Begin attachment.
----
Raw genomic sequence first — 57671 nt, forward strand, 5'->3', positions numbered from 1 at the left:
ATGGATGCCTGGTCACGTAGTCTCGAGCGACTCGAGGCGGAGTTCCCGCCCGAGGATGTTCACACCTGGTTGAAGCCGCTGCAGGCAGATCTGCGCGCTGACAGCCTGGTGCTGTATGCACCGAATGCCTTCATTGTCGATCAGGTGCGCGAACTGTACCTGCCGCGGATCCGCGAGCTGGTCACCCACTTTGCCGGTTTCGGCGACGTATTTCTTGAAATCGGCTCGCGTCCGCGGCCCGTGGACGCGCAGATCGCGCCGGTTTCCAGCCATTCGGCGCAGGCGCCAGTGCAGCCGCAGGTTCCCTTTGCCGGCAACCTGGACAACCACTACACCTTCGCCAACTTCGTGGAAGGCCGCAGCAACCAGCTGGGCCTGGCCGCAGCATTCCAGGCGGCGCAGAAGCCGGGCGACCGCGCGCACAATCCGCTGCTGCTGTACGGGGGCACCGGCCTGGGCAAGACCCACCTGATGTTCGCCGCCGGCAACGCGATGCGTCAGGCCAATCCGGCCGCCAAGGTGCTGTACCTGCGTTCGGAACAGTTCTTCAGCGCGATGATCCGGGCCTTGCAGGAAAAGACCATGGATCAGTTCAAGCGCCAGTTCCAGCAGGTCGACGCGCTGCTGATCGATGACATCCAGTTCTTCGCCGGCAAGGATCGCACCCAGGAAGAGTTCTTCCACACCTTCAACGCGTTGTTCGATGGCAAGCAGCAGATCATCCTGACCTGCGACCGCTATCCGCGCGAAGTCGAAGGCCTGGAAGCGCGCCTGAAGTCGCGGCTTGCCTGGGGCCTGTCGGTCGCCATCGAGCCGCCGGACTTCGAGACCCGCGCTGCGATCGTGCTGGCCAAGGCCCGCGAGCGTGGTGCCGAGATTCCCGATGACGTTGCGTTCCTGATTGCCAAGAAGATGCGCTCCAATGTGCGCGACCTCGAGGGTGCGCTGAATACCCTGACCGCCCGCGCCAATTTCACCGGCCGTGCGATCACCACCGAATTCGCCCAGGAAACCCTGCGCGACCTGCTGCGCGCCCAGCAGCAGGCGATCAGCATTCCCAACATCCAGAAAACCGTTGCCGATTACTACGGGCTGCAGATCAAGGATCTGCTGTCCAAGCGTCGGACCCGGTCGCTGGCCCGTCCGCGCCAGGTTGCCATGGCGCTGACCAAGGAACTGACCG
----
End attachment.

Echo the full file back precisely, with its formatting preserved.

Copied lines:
Raw genomic sequence first — 57671 nt, forward strand, 5'->3', positions numbered from 1 at the left:
ATGGATGCCTGGTCACGTAGTCTCGAGCGACTCGAGGCGGAGTTCCCGCCCGAGGATGTTCACACCTGGTTGAAGCCGCTGCAGGCAGATCTGCGCGCTGACAGCCTGGTGCTGTATGCACCGAATGCCTTCATTGTCGATCAGGTGCGCGAACTGTACCTGCCGCGGATCCGCGAGCTGGTCACCCACTTTGCCGGTTTCGGCGACGTATTTCTTGAAATCGGCTCGCGTCCGCGGCCCGTGGACGCGCAGATCGCGCCGGTTTCCAGCCATTCGGCGCAGGCGCCAGTGCAGCCGCAGGTTCCCTTTGCCGGCAACCTGGACAACCACTACACCTTCGCCAACTTCGTGGAAGGCCGCAGCAACCAGCTGGGCCTGGCCGCAGCATTCCAGGCGGCGCAGAAGCCGGGCGACCGCGCGCACAATCCGCTGCTGCTGTACGGGGGCACCGGCCTGGGCAAGACCCACCTGATGTTCGCCGCCGGCAACGCGATGCGTCAGGCCAATCCGGCCGCCAAGGTGCTGTACCTGCGTTCGGAACAGTTCTTCAGCGCGATGATCCGGGCCTTGCAGGAAAAGACCATGGATCAGTTCAAGCGCCAGTTCCAGCAGGTCGACGCGCTGCTGATCGATGACATCCAGTTCTTCGCCGGCAAGGATCGCACCCAGGAAGAGTTCTTCCACACCTTCAACGCGTTGTTCGATGGCAAGCAGCAGATCATCCTGACCTGCGACCGCTATCCGCGCGAAGTCGAAGGCCTGGAAGCGCGCCTGAAGTCGCGGCTTGCCTGGGGCCTGTCGGTCGCCATCGAGCCGCCGGACTTCGAGACCCGCGCTGCGATCGTGCTGGCCAAGGCCCGCGAGCGTGGTGCCGAGATTCCCGATGACGTTGCGTTCCTGATTGCCAAGAAGATGCGCTCCAATGTGCGCGACCTCGAGGGTGCGCTGAATACCCTGACCGCCCGCGCCAATTTCACCGGCCGTGCGATCACCACCGAATTCGCCCAGGAAACCCTGCGCGACCTGCTGCGCGCCCAGCAGCAGGCGATCAGCATTCCCAACATCCAGAAAACCGTTGCCGATTACTACGGGCTGCAGATCAAGGATCTGCTGTCCAAGCGTCGGACCCGGTCGCTGGCCCGTCCGCGCCAGGTTGCCATGGCGCTGACCAAGGAACTGACCG